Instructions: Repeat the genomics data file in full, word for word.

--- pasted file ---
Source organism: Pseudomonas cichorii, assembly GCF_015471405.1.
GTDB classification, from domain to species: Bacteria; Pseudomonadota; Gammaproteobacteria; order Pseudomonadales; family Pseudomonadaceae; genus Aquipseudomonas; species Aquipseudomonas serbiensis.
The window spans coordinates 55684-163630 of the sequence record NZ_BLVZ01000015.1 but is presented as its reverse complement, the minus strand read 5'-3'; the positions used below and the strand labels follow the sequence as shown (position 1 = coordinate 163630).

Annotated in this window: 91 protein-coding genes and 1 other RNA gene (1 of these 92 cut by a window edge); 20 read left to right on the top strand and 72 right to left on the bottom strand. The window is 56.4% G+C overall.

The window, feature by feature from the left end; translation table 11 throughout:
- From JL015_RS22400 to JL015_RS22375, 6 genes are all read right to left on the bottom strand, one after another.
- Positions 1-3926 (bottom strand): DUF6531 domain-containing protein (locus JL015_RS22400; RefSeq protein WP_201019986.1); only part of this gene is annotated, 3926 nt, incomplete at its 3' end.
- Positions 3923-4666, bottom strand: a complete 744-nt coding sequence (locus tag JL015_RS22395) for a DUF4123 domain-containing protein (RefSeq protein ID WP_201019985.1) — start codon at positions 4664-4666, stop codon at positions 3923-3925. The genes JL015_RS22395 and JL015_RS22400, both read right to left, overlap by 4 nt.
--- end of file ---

Source organism: Pseudomonas cichorii, assembly GCF_015471405.1.
GTDB classification, from domain to species: Bacteria; Pseudomonadota; Gammaproteobacteria; order Pseudomonadales; family Pseudomonadaceae; genus Aquipseudomonas; species Aquipseudomonas serbiensis.
The window spans coordinates 55684-163630 of the sequence record NZ_BLVZ01000015.1 but is presented as its reverse complement, the minus strand read 5'-3'; the positions used below and the strand labels follow the sequence as shown (position 1 = coordinate 163630).

Annotated in this window: 91 protein-coding genes and 1 other RNA gene (1 of these 92 cut by a window edge); 20 read left to right on the top strand and 72 right to left on the bottom strand. The window is 56.4% G+C overall.

The window, feature by feature from the left end; translation table 11 throughout:
- From JL015_RS22400 to JL015_RS22375, 6 genes are all read right to left on the bottom strand, one after another.
- Positions 1-3926 (bottom strand): DUF6531 domain-containing protein (locus JL015_RS22400; RefSeq protein WP_201019986.1); only part of this gene is annotated, 3926 nt, incomplete at its 3' end.
- Positions 3923-4666, bottom strand: a complete 744-nt coding sequence (locus tag JL015_RS22395) for a DUF4123 domain-containing protein (RefSeq protein ID WP_201019985.1) — start codon at positions 4664-4666, stop codon at positions 3923-3925. The genes JL015_RS22395 and JL015_RS22400, both read right to left, overlap by 4 nt.